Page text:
Coach Greg Vanney has made a point of praising the entire squad, including reserves who function as the scout team in practice. While he has done soccer’s equivalent of shortening his bench for the playoffs, the squad has stayed on point. If anyone has beefs, they have been kept to themselves.

That’s no small feat considering the salaries on the squad range from $7.12 million for star striker Sebastian Giovinco to $51,500 for youngsters Mo Babouli and Tsubasa Endoh.

For Morrow, being part of a tight-knit group allows you to forget that it is your job.

“When teams aren’t doing well, players tend to focus on that – their job and not about the other people on the team,” Morrow said. “And I think when teams are doing well, it becomes about the relationships between the players.”

Report: Atlanta United to acquire Parkhurst; Guardado hopes fading

COLUMBUS, OH - MARCH 12:  Michael Parkhurst #4 of the Columbus Crew SC controls the ball against against the Philadelphia Union on March 12, 2016 at MAPFRE Stadium in Columbus, Ohio.  (Photo by Jamie Sabau/Getty Images)
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Atlanta United is adding MLS experience to its high-flying international acquisitions.

The expansion side is set to acquire Michael Parkhurst from the Columbus Crew, according to a report from The Sporting News.

[ MORE: Mourinho worried about Zorya pitch ]

Parkhurst, 32, has been a fixture for the Crew since returning to MLS after stints with Nordsjælland and FC Augsburg. The 25-times capped American defender would join a relatively loaded expansion unit that reportedly will also add veteran Chicago goalkeeper Sean Johnson.

Unfortunately for Atlanta, it seems the first-year club’s hopes of landing Mexican star Andres Guardado are fading.

From Ives Galarcep for The Sporting News:

The club has one remaining designated player slot it is expected to fill ahead of its inaugural 2017 season, but transfer target Andres Guardado appears less likely to be the player to fill that slot, sources have told Goal USA.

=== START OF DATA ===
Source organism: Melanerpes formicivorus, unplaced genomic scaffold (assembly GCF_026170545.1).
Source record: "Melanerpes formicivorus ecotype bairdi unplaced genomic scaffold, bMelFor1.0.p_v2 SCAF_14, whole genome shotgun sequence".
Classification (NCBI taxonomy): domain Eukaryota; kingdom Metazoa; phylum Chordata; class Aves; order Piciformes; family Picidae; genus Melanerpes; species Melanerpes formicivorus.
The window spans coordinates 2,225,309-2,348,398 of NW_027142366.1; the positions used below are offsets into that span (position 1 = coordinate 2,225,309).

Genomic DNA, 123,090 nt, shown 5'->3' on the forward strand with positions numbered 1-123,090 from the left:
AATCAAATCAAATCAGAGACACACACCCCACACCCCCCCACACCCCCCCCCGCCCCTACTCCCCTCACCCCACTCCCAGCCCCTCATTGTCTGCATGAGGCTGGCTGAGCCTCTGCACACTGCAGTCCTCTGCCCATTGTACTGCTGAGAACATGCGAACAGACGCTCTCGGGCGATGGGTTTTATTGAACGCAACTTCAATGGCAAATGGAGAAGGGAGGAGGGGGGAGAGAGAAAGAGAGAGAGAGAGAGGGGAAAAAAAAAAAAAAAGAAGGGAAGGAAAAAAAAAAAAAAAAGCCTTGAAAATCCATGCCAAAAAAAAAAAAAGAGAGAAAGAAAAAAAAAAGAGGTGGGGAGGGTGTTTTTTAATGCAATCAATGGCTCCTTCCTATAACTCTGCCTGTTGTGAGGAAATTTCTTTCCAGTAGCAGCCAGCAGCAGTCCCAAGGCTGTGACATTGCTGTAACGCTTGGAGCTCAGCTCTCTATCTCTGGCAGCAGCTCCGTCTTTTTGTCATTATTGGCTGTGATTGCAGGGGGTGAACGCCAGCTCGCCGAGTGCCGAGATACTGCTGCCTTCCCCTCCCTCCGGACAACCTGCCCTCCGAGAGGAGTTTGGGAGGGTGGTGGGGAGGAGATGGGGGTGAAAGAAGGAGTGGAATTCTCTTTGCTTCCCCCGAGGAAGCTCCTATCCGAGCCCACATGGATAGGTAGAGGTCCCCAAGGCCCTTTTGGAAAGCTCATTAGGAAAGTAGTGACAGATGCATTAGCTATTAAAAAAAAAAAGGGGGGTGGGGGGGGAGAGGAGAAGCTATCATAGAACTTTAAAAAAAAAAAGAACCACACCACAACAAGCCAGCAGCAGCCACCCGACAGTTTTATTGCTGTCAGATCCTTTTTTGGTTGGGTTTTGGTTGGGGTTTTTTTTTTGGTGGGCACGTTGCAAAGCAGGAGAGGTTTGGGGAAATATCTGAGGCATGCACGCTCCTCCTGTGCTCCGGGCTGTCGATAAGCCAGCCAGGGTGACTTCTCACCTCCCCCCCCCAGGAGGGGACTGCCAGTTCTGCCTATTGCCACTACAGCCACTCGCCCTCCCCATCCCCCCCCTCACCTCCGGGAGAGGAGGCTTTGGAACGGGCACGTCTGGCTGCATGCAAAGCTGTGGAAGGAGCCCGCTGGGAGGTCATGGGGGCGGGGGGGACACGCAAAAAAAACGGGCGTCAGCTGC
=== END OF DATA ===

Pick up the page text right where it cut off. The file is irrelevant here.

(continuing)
The Crew was a massive disappointment last season, failing to make the playoffs one season after making a run to the MLS Cup Final. Is Parkhurst a good gamble for Atlanta?

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Men in Blazers podcast: Conte v. Pep, Cherries comeback, Spurs-Swans

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Rog and Davo relive the tactical battle between Antonio Conte and Pep Guardiola, marvel at tiny Bournemouth’s comeback win over high-flying Liverpool and duck-and-cover while recapping Spurs 5-0 Swansea.

All of the MiB content — pods, videos and stories can be seen here, but to really stay in touch, follow, subscribe, click here:

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Mourinho accepts Zorya compliment, but says best coach “doesn’t exist”

Manchester United's coach Jose Mourinho, centre, attends a training session with his team at Chernomorets stadium in Odessa, Ukraine, Wednesday, Dec. 7, 2016, ahead of Thursday's Europa League group A soccer match against FC Zorya Luhansk. (AP Photo/Efrem Lukatsky)
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On the eve of his side playing Manchester United in the UEFA Europa League, Zorya Luhansk boss Yuriy Vernydub called counterpart Jose Mourinho the best manager in the world.

And Mourinho disagreed.

Well, in principle.

[ MORE: Designing the best UCL Round of 16 ]

The Portuguese was flattered by Vernydub’s compliments and isn’t one to turn down praise. Yet at the same time, Mourinho thinks a coach’s success is year-to-year. There’s no clear best in the sport, according to Mou.

From ManUtd.com:

“He was nice by saying that but I don’t think he is right. I don’t think there is a best coach in the world. It doesn’t exist in my opinion. Every season one has to win the FIFA Gold Ball but I don’t think there is the best. You can say the best of the year and that I agree. Every year there is one with the most important result. So he is just being nice, no more than that.”

That’s almost meta, Mou.

Conceptually we understand, and Mourinho would feel he was the best in the world three seasons ago but not last year or this year (yet). Yet it’s difficult to say that the bodies of work from Pep Guardiola, Mourinho, Carlo Ancelotti, Unai Emery, Antonio Conte, Luis Enrique, and Jurgen Klopp couldn’t be measured against each other, right?

[ MORE: United, Saints advancement scenarios ]

Onto the little picture Mourinho is worried about a potentially rock hard pitch at Zorya affecting the game. This, from the BBC:

“The pitch is very hard, the pitch is very icy,” said United boss Mourinho.

“They are putting warmth on the top of it, but the pitch is very difficult and people cannot make miracles. Let’s hope everything goes well.”